© Formo

In Europe, animal-free protein developers Better Dairy, Formo, Those Vegan Cowboys, and the egg protein producer Onego Bio, recently formed Food Fermentation Europe.

In the USA, precision fermentation is considered a major focus for the country’s emerging bioeconomy. Perfect Day, the leading whey producer, has already partnered with other companies to launch products from whey or hybrid powders, to ice cream to dairy-free milk. Other US players include Impossible Foods, producing heme; Geltor, which produces vegan collagen; and biotech startup Shiru focusing on proteins and ingredients.

5 startups poised to disrupt the dairy industry

Among these big players there are other companies around the world improving their technologies and raising funds to scale their platforms to make commercially viable products to disrupt the dairy industry:

De Novo Dairy

Africa’s first precision fermentation company De Novo Dairy was founded in 2021 in South Africa. De Novo Dairy develops animal-free dairy proteins to create nutritious products, including ice cream, creamy yogurt, and stretchy cheese. Last year, the company received an early-stage investment from Canadian cellular agriculture investment company CULT Food Science Corp. to further develop its platform.

De Novo Dairy
©De Novo Dairy


Australian precision fermentation company Cauldron (not Cauldron Foods of the UK), develops new food, feed, and fiber ingredients to make alt dairy, meat, and biodegradable materials using a hyper-fermentation tech. It allows the company to create its products five times more efficiently than conventional methods.

Founded in 2022 by precision fermentation expert Michele Stansfield and headquartered in Orange, New South Wales, the female-founded company recently raised AUD$10.5 million to commercially scale its ingredients.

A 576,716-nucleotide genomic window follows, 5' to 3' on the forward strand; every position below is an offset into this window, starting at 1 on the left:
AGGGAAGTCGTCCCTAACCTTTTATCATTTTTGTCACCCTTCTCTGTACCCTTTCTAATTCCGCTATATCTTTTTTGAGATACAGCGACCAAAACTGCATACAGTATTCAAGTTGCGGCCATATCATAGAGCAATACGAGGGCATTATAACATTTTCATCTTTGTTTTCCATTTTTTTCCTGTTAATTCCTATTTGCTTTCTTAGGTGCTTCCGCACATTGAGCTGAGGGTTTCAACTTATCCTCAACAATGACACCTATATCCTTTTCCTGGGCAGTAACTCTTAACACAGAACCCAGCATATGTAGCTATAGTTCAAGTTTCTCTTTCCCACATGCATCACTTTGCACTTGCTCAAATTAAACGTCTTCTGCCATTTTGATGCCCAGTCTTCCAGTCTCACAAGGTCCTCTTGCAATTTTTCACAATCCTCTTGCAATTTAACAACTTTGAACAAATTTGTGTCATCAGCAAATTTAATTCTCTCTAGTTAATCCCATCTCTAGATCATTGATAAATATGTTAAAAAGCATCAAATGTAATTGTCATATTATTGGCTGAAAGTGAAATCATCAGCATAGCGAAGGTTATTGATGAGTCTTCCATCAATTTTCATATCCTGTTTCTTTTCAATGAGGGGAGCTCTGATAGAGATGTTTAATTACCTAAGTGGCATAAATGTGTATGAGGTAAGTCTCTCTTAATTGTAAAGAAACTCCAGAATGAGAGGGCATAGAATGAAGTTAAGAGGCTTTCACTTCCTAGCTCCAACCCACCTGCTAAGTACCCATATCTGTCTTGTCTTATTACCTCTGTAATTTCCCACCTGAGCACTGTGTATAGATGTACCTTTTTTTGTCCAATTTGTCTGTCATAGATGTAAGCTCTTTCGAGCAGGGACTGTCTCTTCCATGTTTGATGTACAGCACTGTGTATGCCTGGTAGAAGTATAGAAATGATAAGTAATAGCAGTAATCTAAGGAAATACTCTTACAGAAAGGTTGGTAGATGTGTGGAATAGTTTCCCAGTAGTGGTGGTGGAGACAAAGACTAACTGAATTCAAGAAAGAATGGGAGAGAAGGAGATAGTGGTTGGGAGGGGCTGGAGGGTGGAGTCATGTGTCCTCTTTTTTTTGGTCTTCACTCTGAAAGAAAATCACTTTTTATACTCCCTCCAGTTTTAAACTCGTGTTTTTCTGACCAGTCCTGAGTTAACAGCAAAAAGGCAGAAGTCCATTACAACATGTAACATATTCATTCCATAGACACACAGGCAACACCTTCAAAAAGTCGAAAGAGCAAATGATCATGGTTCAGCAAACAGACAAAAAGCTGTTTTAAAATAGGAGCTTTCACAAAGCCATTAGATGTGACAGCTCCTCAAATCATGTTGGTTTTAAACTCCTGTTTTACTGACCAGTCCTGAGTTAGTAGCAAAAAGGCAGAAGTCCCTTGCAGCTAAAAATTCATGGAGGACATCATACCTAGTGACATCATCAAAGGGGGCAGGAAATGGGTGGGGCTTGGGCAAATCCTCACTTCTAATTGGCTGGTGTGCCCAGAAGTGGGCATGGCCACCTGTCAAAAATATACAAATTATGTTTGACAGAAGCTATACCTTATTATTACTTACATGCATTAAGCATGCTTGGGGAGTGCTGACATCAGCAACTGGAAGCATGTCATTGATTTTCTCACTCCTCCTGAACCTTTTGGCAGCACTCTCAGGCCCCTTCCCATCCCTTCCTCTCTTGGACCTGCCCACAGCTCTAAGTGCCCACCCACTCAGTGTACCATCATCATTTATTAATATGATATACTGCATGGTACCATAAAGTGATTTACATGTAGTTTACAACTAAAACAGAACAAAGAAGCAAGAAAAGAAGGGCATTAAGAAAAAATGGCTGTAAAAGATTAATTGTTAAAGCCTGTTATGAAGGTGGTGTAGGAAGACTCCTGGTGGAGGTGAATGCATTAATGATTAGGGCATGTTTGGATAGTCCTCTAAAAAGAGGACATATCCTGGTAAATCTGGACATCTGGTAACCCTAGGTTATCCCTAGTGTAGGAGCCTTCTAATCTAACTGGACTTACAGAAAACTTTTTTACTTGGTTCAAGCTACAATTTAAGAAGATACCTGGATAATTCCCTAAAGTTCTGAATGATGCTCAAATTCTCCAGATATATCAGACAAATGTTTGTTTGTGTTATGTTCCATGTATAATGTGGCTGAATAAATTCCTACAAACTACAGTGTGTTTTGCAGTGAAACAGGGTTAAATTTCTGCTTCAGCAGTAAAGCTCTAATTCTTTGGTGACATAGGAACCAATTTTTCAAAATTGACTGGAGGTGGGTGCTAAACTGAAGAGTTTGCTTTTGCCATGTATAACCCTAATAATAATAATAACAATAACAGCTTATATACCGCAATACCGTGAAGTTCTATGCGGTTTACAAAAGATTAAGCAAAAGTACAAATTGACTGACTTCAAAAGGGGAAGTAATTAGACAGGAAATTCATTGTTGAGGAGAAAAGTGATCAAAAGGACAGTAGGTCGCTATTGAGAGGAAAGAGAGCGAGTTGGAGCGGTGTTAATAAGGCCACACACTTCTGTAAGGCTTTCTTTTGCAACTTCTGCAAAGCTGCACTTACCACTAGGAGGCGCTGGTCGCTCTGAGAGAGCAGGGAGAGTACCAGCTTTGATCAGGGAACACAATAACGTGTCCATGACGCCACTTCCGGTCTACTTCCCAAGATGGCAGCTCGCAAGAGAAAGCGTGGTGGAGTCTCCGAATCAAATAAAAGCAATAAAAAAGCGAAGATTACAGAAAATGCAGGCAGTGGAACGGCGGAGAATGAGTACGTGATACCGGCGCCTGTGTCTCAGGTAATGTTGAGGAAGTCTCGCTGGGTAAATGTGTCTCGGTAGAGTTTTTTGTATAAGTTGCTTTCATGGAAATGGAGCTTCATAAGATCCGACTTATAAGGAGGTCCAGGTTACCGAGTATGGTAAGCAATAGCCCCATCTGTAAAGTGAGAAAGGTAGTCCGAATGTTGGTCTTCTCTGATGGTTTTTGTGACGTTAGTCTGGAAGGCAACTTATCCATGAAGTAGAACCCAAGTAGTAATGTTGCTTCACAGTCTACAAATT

Austrian biotech company Fermify was founded in November 2021 by Eva Sommer and Christoph Herwig. The company uses a fully automated platform to produce precision fermentation-derived casein to make animal-free cheese at scale. In May, the company secured $5 million to accelerate and digitalize its precision fermentation process to disrupt the dairy industry. And recently, Fermify partnered with multinational companies CREMER and Interfood for NPDs.

microbial whey proteins maker daisy lab
© Daniele Barison/ Daisy Lab

Daisy Lab

New Zealand food tech startup Daisy Lab also develops dairy proteins using precision fermentation. Last October, the company announced a $1.5M seed round that closed in March 2023, after successfully raising the capital to scale its whey protein platform. Daisy Lab has been experimenting with microbes to produce proteins since 2021. Besides whey, the company has been researching casein using a grant from Callaghan Innovation.

Zero Cow Factory

Indian biotech Zero Cow Factory has developed a patented technology to produce precision fermentation derived casein. It was founded in 2021, by Sohil and Parini Kapadia to revolutionize the dairy industry with sustainable products.

Zero Cows claims to have developed A2 Beta- casein that can be used to formulate products across the food, dairy, nutraceutical, and dietary supplements industries. In April, the company raised $4 million in a round co-led by Green Frontier Capital to produce its casein at a commercial scale. Zero Cow Factory was part of Mylkcubator’s first cohort in May 2022, and the startup was among the finalists at the Future Food Asia Awards 2022.

“With cattle being the No.1 agricultural source of greenhouse gases, precision fermentation startups have the potential to disrupt the dairy industry globally,” said Sandiip Bhammer, co-managing partner and founder at Green Frontier Capital.